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First Nations leadership and spirituality within the Royal Commission on Aboriginal Peoples : a Saskatchewan perspective



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This study investigated First Nations leadership and its connection to spirituality within the context of the hearings held in Saskatchewan for The Royal Commission on Aboriginal Peoples. The questions that guided the study were as follows: 1) In what way is leadership constituted and conceived for the First Nations of Saskatchewan, 2) What does the concept and practice of spirituality encompass for the First Nations of Saskatchewan, 3) What is the imputed understanding of the relationship between spirituality and First Nations leadership? The literature review investigated the characteristics and attributes of First Nations leaders, then progressed to the exploration of the holistic nature of First Nations leadership and the contrasting relationship it has with western leadership, and finally, identified the importance of spirituality for the First Nations people. Because of its encompassing nature, spirituality was inevitably linked to First Nations leadership; it was identified as a pervasive worldview or belief and a source of strength for leaders. The study used The Royal Commission on Aboriginal Peoples (RCAP) hearings held in Saskatchewan as the primary source of data collection. Approximately 3000 pages of the Saskatchewan hearings, in transcript form, were analysed. Although there were some structured hearings, generally the RCAP hearings were fairly open and provided rich description and a vast amount of valuable information. The predominant themes that emerged in relation to First Nations leadership included: leadership that was accountable and trustworthy, leadership that embraced the treaties and self-government, positive leadership, and leadership and the youth. However, spirituality is a term that appears throughout the hearings. Spirituality was associated with healing, culture, and education, but was not clearly defined by the participants. The themes that emerged in relation to spirituality included: spirituality and its connection to healing, and spirituality and its connection to culture. The data indicated that spirituality was clearly an important aspect of First Nations life and should encompass leadership. Apparently for First Nations people spirituality is "in-grained" and an "ever-existing" aspect of life that does not require repeated explanation. It was not surprising to see the close connection between spirituality and First Nations leadership when one reflects on the First Nations holistic perspective on life. The inter-connectedness speaks to the importance of an emphasis on spirituality in any First Nations leadership education.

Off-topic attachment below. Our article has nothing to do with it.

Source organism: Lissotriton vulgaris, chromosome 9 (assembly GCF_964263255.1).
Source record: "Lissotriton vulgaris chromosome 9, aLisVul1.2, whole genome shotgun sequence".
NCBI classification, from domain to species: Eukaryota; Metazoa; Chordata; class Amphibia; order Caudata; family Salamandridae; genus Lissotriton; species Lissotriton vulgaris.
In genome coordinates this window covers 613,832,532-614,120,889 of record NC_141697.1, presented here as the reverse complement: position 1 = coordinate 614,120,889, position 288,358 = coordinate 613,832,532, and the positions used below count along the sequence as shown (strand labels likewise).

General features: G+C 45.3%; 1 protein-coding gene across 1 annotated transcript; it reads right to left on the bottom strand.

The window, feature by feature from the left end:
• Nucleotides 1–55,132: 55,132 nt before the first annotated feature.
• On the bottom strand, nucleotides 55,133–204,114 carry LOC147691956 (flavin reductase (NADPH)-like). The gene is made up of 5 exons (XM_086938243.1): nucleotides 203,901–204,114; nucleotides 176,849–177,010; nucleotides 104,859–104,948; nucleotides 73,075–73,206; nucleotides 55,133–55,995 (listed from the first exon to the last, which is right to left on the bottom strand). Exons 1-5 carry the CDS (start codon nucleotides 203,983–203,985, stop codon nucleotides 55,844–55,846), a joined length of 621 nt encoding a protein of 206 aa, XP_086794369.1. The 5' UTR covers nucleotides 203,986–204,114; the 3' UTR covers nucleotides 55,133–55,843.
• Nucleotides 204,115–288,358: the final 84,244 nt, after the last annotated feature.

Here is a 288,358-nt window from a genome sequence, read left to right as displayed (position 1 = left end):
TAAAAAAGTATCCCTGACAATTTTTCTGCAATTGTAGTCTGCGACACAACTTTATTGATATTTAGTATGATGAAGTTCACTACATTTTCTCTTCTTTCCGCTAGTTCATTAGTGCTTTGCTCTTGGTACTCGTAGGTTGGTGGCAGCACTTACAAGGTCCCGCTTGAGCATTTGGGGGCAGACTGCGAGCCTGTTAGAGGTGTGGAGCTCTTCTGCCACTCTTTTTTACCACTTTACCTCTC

Master of Education (M.Ed.)


Educational Administration


Educational Administration



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